Our study extends prior work by demonstrating that provider perceptions about structural barriers within the organizational climate are associated with their self-reported skills and behaviors related to the clinical care of patients from socially at-risk populations. While our study was not designed to assess causality, we did observe statistically significant associations suggesting that providers' perceptions of more favorable structural environments may positively associate with their reported behaviors and perceptions of preparedness to provide care to culturally and socially diverse patients. Therefore, organizational efforts to enhance structural aspects, such as cross-cultural training, access to written translations, and medical interpreter services, may be beneficial to providers' abilities to deliver care that effectively addresses the needs of socially at-risk and culturally diverse patient populations.
This study provides great insight into potential targets for organizational efforts to improve delivery of care to socially and culturally diverse populations. We shared our findings with the institutional leadership at the Johns Hopkins School of Medicine, including several department chairs. Through the Office of the Vice President for Health Care Equity and the Office of Diversity and Inclusion, our institution is working to support the equitable care of all patients through the development and support of high-quality reliable, data-informed clinical systems and processes that allow providers and staff to meet the needs of our socially and culturally diverse patient populations. Part of this support involves the design and implementation of cultural competence education modules that are available in person and online. We are also working to improve structural support for accessibility of care services and communication with patients and families with varying needs. Our study provides a replicable model of institutional needs assessment that could be employed at other institutions with similar missions, goals, and visions with respect to addressing the needs of socially and culturally diverse patient populations and communities.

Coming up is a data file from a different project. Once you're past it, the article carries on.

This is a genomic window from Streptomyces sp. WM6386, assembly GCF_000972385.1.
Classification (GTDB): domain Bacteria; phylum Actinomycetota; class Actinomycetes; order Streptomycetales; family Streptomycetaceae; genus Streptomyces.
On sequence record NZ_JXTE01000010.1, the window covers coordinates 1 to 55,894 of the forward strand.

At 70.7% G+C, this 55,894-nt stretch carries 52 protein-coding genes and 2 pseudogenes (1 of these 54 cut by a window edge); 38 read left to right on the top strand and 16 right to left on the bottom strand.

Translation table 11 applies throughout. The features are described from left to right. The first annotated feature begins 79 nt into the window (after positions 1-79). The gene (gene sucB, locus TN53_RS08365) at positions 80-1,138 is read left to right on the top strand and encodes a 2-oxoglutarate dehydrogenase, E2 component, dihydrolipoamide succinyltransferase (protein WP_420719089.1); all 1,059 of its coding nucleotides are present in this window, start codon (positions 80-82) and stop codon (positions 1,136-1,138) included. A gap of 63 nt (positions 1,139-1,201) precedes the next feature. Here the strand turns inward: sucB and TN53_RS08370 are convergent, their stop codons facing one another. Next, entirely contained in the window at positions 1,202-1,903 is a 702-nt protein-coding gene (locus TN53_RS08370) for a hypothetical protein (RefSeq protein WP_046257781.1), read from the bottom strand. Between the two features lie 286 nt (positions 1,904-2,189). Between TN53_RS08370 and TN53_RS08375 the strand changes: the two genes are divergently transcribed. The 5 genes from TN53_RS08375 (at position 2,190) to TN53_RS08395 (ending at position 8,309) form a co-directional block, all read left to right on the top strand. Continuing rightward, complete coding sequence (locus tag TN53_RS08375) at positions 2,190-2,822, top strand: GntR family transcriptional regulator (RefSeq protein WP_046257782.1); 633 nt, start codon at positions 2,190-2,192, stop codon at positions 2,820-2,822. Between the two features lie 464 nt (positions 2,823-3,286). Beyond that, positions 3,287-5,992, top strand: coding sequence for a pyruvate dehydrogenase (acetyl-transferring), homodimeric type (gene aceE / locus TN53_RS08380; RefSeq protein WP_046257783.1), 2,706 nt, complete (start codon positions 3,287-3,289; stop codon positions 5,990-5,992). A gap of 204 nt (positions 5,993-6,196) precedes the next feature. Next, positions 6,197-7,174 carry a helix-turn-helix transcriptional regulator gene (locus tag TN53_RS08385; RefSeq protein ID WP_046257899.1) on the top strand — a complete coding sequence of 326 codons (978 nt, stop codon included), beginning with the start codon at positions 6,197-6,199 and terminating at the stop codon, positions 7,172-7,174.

The study was conducted within a single health care system, which may limit the generalizability of our findings. However, our respondents included more than 1,200 providers from diverse backgrounds at varying levels of academic rank and across 10 major clinical departments. Notably, our survey respondents included a greater proportion of racial and ethnic minorities and women than their representation in the general Johns Hopkins School of Medicine faculty pool. It is possible that people who chose to participate in our questionnaire had stronger opinions about diversity [End Page 492] and about the importance of addressing cultural and social issues in clinical care than those who chose not to participate. Finally, our study was cross-sectional in design and relied on self-reported data from providers. Thus, reported skills and behaviors may not perfectly correlate with actual provider behaviors in clinical practice.24
Our findings reinforce the urgent need to improve the capacity of health systems and providers' abilities to provide high-quality care to patients of all social and cultural backgrounds. Efforts to improve structural support for culturally and socially complex encounters are important strategies to enhance delivery of care for diverse patients.